By Laura Tierney, Director of International Programs, BCSE
As the desert dust settles from 45,000 people that descended upon the resort town of Sharm el-Sheik, where Egypt hosted the 27th Conference of the Parties (COP 27) to the United Nations Framework Convention on Climate Change (UNFCCC), BCSE is reflecting on the outcomes. Governments came together on a landmark decision to create a Loss and Damage Fund, but the global community did not take widespread actions to raise ambition by 2030.
Here are a few of BCSE’s take-aways from COP 27:
Together for Implementation is a rallying cry that goes beyond a COP 27 motto.
The focus of government negotiations in Egypt aimed to move the needle on ambition, establish credible rules for international carbon markets, and identify new streams of climate finance. BCSE and other stakeholders in the “greater metropolitan area” of the COP delved into what partnership – on policy, finance, and technology – looks like.
BCSE hosted several of these complex conversations at COP 27 around energy security, corporate climate action, solutions deployment, and community engagement.
The United States and American clean energy industries are in the strongest position to date to accelerate the energy transition needed to meet the collective goals of the Paris Agreement.
To borrow an oft-used term from the United Nations, the “enabling environment” created by the suite of recent U.S. policy actions, including the Inflation Reduction Act, the CHIPS and Science Act, the Bipartisan Infrastructure Law, and the ratification of the Kigali Amendment to the Montreal Protocol, has positioned the United States to lead.
The critical step in delivering on U.S. leadership is for Congress to increase the overall level of U.S. foreign development assistance and provide continued support for multilateral and bilateral international clean energy and climate change programs in the FY2023 federal budget. BCSE made that case to Congress this week and hopes it will be addressed in the final budget deal reached in the coming weeks.
Addressing loss and damage is an opportunity for U.S. technology leadership.
BCSE believes that the business community, in partnership with governments, can provide investment, capacity building, and technology solutions to address disaster response, resilience, and adaptation needs faced by developing nations. BCSE hopes that the Loss and Damage Fund will find opportunities and establish mechanisms to leverage private sector capital.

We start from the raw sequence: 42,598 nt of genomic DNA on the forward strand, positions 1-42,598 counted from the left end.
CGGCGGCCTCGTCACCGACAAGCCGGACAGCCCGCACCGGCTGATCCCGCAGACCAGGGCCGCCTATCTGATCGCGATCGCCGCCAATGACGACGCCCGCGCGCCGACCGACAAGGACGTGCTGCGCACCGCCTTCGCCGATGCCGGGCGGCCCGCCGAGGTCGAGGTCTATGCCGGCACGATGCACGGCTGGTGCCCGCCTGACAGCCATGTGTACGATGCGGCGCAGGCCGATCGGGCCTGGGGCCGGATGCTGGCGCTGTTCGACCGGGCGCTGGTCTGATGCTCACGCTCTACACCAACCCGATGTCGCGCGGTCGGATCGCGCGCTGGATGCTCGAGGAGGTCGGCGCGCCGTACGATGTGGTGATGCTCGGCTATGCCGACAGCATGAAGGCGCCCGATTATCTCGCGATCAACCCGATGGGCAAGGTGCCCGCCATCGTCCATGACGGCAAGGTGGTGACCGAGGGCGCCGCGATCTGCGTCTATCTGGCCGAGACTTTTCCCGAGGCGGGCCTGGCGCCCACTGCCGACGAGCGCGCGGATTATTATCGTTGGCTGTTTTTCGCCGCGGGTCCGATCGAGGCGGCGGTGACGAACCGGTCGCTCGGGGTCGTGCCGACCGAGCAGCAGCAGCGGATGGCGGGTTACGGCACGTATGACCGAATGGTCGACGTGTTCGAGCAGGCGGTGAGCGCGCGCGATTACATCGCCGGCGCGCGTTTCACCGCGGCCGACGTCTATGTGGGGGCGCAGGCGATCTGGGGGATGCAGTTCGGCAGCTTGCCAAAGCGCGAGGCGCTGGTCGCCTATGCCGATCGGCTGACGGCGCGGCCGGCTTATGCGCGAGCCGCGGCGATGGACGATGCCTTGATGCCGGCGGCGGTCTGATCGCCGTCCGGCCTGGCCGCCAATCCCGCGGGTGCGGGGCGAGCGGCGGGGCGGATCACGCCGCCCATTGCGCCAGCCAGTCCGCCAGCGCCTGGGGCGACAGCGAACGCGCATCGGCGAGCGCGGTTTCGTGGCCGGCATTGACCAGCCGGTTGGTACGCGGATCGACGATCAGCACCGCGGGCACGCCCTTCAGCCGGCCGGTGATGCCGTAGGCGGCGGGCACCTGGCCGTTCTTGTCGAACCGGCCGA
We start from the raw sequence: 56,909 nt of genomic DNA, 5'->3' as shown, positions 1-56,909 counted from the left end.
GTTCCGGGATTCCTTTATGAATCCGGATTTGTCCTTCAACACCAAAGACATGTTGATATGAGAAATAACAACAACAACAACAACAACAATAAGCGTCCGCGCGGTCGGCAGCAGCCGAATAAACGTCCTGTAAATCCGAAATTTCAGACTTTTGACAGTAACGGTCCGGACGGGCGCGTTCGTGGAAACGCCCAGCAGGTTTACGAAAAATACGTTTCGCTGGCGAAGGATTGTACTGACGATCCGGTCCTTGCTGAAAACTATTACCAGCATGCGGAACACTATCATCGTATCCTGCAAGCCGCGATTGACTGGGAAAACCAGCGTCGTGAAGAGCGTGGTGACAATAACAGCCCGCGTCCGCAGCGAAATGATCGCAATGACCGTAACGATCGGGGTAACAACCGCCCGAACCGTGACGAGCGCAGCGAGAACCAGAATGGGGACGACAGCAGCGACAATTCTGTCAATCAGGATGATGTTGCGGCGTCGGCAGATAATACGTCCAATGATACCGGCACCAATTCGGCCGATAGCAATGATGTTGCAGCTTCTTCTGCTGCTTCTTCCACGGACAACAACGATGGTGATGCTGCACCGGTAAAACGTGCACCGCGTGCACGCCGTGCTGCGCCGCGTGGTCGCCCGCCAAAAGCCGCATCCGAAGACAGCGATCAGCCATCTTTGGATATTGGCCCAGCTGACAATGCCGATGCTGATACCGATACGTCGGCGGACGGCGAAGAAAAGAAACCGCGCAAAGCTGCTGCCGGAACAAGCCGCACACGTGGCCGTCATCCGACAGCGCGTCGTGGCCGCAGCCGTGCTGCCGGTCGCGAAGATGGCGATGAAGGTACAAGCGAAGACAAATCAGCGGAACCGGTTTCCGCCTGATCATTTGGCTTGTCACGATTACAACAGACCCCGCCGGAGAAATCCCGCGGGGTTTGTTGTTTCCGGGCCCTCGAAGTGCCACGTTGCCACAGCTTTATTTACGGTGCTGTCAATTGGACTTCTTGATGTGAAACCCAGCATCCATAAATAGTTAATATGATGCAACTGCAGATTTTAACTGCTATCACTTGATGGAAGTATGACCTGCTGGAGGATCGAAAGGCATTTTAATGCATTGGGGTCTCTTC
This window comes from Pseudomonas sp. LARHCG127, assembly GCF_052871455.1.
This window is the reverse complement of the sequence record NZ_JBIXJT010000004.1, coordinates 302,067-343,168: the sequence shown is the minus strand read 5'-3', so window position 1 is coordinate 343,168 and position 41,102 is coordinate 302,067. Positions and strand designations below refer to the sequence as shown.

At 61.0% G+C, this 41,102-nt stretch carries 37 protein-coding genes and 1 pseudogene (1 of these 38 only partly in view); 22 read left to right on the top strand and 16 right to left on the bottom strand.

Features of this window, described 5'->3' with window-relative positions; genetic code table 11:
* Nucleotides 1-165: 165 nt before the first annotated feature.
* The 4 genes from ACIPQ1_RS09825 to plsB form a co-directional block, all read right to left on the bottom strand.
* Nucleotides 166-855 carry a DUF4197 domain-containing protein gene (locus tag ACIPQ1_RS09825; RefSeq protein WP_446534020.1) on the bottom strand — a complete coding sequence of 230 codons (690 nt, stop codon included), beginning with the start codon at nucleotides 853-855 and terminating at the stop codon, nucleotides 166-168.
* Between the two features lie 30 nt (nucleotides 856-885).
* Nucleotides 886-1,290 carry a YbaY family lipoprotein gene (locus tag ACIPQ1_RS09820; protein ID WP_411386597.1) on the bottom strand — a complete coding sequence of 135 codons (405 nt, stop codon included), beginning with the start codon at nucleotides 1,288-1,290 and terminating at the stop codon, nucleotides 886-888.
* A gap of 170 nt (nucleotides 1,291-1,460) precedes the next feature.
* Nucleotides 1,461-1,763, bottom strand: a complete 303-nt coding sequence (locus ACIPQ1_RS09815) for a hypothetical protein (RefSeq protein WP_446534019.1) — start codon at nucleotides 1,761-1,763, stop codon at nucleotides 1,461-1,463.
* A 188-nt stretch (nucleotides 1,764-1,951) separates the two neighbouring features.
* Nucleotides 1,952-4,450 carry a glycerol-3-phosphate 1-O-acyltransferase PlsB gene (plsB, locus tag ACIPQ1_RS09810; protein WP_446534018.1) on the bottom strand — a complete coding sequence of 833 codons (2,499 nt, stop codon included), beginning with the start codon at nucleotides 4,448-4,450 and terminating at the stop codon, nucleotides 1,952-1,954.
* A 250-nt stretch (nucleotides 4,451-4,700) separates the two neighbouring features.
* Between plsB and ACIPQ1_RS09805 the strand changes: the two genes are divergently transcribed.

Raising ambition is not only the work of governments.
We in the “real economy,” outside of COP blue or green zones, can show what is possible through our business actions. The business community can create market demand for clean energy and energy efficiency solutions. We can make the business case to our customers for smarter investments that deliver both mitigation and resilience benefits. By demonstrating what is possible, the private sector creates space for greater ambition. Already, businesses in the BCSE coalition are leading by example and addressing Scope 1, 2, and 3 emissions in their supply chains. There is no time left for empty pledges by governments or corporations.
Partnership will be the keystone of success on the pathway toward net zero.
Only by working together can we unlock the trillions of finance flows and deploy the array of technology solutions that are needed to provide reliable energy, reduce emissions, adapt to climate impacts, and create new economic opportunities in our communities.
In what President Biden described as the “decisive decade for implementation,” BCSE and its members are committed partners in the effort to deploy solutions that will help communities, companies, and countries achieve their 2030 climate goals. We must commit to work together – across political lines, industries, and borders – to figure out the practical rules of the road for implementation and start building the infrastructure that is required to realize our climate ambitions and vision for a net-zero future.
About the Author: Laura Tierney is the Business Council for Sustainable Energy’s director of international programs and communications.